Ligand binding to RTK family receptors lead to dimerization of monomeric receptors or conformational changes in heterotetrameric receptors resulting in auto-phosphorylation of specific tyrosines in the cytoplasmic domain (Fig. 18). Tyro-sine autophosphorylation stimulates the intrinsic receptor tyrosine kinase activity and or generates recruitment sites for downstream signaling proteins containing phosphotyrosine-recognition domains such as the Src homology 2 (SH2) or the phospho-tyrosine-binding (PTB) domain 84 . Efficient phosphorylation of the substrates by RTK also requires association of the substrate to the activated RTK. The PTB domain of insulin receptor substrate 1 (IRS1) binds at pTYR972 of activated IR, and the pleckstrin homology domain targets IRS-1 to Figure 18 Schematic illustration of signaling cascades for the cellular responses to insulin-insulin receptor (IR) interactions. Insulin binding to its receptor activates tyrosine kinase activity resulting in...

Enhancement of Androgen Receptor Function by Nonsteroidal Activators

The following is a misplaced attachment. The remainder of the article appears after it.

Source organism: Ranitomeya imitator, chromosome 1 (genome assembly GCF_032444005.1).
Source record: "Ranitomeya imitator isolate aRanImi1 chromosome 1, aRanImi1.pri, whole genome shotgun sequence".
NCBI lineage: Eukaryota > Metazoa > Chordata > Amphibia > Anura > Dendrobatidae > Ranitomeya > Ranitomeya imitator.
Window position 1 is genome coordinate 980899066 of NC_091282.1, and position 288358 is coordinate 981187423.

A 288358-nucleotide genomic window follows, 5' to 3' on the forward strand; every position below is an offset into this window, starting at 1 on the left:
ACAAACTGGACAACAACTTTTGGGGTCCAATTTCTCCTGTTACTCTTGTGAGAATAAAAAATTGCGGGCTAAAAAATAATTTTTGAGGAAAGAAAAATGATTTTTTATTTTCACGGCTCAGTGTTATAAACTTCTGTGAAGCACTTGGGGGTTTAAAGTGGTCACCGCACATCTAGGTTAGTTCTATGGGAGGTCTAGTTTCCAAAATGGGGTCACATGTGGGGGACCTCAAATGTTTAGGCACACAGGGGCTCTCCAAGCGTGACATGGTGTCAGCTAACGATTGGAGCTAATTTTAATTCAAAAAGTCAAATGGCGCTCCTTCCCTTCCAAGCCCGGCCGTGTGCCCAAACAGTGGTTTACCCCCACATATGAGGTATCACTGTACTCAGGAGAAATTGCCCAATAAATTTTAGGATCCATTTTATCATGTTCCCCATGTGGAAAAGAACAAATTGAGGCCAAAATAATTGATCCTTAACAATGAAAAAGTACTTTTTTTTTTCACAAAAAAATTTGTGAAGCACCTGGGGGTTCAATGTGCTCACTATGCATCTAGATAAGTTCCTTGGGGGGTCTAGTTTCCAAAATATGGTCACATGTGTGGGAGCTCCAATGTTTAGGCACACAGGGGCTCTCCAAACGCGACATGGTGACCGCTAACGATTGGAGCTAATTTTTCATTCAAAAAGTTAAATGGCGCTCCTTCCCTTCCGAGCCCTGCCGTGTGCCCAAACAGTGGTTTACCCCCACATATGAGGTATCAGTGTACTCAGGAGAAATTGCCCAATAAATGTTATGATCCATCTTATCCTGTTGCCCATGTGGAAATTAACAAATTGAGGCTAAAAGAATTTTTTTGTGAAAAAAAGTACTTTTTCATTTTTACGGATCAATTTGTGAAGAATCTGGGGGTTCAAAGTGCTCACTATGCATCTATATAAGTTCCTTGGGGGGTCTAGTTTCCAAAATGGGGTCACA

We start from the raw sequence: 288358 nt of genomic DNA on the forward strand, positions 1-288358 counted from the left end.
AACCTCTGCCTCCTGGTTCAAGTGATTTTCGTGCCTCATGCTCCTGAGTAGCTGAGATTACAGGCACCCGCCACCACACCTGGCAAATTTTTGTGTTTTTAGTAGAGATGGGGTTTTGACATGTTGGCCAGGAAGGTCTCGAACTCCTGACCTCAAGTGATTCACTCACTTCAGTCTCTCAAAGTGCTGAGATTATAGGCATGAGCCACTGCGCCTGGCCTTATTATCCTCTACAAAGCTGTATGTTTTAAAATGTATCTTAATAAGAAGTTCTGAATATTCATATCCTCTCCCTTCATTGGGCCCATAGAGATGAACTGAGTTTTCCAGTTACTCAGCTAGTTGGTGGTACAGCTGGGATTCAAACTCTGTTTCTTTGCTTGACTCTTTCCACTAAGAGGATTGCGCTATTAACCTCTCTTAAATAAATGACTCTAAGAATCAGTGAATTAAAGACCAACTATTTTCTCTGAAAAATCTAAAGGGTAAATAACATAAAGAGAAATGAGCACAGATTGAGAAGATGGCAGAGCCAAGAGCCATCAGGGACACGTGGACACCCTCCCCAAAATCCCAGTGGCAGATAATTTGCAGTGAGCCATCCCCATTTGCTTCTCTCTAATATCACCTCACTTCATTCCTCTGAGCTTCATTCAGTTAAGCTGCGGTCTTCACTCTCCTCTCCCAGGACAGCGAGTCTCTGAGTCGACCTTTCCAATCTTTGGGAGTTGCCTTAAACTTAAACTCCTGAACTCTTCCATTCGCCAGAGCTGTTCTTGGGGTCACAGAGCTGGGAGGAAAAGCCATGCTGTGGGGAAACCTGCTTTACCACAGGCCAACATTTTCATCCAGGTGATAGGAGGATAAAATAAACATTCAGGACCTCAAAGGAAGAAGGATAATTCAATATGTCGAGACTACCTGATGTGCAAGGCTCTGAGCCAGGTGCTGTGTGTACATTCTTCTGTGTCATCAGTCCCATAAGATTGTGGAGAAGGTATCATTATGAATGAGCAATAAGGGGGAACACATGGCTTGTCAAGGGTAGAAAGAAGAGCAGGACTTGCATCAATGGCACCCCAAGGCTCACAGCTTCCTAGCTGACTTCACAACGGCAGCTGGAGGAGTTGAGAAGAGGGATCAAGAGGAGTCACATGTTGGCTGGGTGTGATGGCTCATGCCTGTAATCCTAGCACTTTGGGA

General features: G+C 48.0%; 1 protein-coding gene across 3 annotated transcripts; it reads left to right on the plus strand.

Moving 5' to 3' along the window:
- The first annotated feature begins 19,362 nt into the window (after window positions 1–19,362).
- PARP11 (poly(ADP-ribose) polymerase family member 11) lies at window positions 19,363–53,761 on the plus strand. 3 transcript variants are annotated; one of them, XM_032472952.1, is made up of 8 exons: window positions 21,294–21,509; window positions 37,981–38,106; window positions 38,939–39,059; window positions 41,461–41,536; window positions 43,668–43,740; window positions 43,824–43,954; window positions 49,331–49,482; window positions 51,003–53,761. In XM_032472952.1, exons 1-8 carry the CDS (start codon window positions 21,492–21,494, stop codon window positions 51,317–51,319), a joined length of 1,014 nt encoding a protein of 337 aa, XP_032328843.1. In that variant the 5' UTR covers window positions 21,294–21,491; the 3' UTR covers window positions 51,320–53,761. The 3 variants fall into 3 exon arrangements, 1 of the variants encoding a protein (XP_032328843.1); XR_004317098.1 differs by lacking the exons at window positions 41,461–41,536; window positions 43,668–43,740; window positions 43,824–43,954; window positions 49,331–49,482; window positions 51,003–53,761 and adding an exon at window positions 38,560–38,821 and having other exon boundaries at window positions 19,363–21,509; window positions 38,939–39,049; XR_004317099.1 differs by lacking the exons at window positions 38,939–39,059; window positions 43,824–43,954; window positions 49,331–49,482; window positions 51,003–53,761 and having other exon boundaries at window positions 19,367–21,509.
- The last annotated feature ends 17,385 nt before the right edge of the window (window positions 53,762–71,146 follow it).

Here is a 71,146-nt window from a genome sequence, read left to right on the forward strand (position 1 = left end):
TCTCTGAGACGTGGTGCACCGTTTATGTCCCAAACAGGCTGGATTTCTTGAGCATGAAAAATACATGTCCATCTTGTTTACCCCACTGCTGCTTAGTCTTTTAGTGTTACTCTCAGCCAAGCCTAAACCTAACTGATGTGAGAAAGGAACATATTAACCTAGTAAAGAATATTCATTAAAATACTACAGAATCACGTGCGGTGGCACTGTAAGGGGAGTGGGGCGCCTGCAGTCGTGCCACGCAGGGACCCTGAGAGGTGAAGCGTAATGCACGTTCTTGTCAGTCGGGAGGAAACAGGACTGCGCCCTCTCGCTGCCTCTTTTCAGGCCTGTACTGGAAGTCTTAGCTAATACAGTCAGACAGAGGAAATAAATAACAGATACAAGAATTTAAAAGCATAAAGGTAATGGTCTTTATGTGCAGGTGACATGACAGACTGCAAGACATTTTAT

The recognition that the AR could be activated in a ligand-independent manner was somewhat surprising. Human AR is similar to progesterone and glucocorticoid receptors, which do not exhibit ligand-independent activation. In contrast, they are activated by ligands and nonsteroidal compounds in a synergistic manner. This cross-talk between peptide hormones and the AR is still not completely understood however, in some cases intermediate protein kinase pathways involved in ligand-independent activation of the AR have been identified. AR activation by peptide growth factors, such as insulin-like growth factor or epidermal growth factor, is most probably relevant to regulation ofcellular events in advanced PCA (25). These growth factors stimulate AR activity in the absence of ligand or synergistically in combination with low androgen doses. In patients who receive endocrine therapy for PCA, activation of the AR by low androgen doses is thus enhanced by peptide growth factors. Erb B2, which...